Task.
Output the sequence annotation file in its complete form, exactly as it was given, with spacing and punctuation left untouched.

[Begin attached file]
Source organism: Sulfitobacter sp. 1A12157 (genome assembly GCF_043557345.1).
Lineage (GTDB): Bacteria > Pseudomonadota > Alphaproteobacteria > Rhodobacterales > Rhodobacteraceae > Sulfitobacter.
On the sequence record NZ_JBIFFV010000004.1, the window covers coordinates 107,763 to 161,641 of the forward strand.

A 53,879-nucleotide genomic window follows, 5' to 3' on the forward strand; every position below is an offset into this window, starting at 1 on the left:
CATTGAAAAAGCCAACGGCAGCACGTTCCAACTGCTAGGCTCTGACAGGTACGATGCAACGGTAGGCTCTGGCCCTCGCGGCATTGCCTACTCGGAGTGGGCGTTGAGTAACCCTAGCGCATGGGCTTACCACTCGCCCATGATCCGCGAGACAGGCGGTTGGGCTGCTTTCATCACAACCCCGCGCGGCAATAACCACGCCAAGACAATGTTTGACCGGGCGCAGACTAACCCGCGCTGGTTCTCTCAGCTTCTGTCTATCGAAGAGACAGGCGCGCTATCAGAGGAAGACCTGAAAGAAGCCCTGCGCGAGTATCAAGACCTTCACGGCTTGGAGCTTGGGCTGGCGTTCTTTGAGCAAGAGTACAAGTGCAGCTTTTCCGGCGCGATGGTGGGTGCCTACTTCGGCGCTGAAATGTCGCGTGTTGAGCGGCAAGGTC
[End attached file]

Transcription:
Source organism: Sulfitobacter sp. 1A12157 (genome assembly GCF_043557345.1).
Lineage (GTDB): Bacteria > Pseudomonadota > Alphaproteobacteria > Rhodobacterales > Rhodobacteraceae > Sulfitobacter.
On the sequence record NZ_JBIFFV010000004.1, the window covers coordinates 107,763 to 161,641 of the forward strand.

A 53,879-nucleotide genomic window follows, 5' to 3' on the forward strand; every position below is an offset into this window, starting at 1 on the left:
CATTGAAAAAGCCAACGGCAGCACGTTCCAACTGCTAGGCTCTGACAGGTACGATGCAACGGTAGGCTCTGGCCCTCGCGGCATTGCCTACTCGGAGTGGGCGTTGAGTAACCCTAGCGCATGGGCTTACCACTCGCCCATGATCCGCGAGACAGGCGGTTGGGCTGCTTTCATCACAACCCCGCGCGGCAATAACCACGCCAAGACAATGTTTGACCGGGCGCAGACTAACCCGCGCTGGTTCTCTCAGCTTCTGTCTATCGAAGAGACAGGCGCGCTATCAGAGGAAGACCTGAAAGAAGCCCTGCGCGAGTATCAAGACCTTCACGGCTTGGAGCTTGGGCTGGCGTTCTTTGAGCAAGAGTACAAGTGCAGCTTTTCCGGCGCGATGGTGGGTGCCTACTTCGGCGCTGAAATGTCGCGTGTTGAGCGGCAAGGTC